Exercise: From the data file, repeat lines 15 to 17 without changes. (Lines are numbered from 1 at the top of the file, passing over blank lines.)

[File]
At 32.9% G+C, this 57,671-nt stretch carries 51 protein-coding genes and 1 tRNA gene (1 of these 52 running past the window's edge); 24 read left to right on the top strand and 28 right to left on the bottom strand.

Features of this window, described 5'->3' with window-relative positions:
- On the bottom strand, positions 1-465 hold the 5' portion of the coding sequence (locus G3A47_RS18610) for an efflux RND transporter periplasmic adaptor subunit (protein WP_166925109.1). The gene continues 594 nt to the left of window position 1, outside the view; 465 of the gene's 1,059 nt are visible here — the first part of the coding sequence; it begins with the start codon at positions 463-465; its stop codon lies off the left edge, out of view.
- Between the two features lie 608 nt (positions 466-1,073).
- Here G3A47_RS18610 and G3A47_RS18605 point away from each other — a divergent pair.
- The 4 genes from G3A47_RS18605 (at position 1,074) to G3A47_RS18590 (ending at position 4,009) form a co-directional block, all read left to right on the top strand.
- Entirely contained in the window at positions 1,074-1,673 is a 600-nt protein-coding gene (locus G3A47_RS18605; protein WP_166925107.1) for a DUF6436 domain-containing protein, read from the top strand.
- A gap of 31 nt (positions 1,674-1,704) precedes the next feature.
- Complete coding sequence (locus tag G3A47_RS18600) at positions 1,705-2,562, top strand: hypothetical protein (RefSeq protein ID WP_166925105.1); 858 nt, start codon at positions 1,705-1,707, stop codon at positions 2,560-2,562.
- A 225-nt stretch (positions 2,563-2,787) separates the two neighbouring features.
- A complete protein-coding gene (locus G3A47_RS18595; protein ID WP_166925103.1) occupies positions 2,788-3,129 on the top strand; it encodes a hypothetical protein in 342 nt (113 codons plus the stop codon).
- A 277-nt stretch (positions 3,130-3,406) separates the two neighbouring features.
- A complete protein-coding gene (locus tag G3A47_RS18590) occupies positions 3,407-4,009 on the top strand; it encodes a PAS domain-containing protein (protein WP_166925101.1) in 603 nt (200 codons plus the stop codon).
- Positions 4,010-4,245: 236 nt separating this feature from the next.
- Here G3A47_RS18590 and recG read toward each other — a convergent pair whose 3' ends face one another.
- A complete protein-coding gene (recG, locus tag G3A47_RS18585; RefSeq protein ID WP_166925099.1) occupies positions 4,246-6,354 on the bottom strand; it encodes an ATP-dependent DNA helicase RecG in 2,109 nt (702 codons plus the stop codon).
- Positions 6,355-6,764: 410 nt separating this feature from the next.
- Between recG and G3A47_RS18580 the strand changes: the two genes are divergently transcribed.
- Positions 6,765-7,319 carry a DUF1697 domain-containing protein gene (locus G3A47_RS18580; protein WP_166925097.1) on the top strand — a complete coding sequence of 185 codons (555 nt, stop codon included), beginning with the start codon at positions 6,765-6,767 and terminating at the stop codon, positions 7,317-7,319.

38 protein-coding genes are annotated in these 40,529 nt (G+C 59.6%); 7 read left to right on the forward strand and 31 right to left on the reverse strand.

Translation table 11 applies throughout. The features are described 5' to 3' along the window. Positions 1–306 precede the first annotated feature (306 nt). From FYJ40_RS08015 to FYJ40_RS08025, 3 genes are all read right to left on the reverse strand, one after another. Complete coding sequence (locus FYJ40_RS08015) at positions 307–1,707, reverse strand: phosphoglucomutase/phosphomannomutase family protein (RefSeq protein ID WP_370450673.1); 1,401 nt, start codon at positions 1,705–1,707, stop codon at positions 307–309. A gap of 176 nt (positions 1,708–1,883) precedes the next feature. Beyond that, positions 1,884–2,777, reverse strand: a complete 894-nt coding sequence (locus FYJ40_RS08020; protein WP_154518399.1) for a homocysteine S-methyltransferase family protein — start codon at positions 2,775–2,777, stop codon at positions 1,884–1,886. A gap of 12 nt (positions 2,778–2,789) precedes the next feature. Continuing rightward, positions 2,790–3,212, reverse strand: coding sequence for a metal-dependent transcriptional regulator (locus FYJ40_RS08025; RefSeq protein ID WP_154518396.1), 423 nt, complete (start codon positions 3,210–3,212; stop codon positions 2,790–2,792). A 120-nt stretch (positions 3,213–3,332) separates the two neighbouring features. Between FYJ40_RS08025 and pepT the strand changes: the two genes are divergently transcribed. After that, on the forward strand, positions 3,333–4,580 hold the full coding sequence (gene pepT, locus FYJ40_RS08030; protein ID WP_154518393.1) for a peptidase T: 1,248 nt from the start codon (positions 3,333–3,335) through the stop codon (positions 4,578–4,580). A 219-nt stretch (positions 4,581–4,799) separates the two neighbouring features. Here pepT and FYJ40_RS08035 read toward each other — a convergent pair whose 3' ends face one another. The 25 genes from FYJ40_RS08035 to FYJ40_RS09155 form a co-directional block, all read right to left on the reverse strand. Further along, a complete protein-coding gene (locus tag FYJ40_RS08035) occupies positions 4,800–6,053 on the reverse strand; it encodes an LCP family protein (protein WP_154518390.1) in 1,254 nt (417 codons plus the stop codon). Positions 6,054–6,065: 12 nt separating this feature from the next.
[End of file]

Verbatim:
- Here G3A47_RS18590 and recG read toward each other — a convergent pair whose 3' ends face one another.
- A complete protein-coding gene (recG, locus tag G3A47_RS18585; RefSeq protein ID WP_166925099.1) occupies positions 4,246-6,354 on the bottom strand; it encodes an ATP-dependent DNA helicase RecG in 2,109 nt (702 codons plus the stop codon).
- Positions 6,355-6,764: 410 nt separating this feature from the next.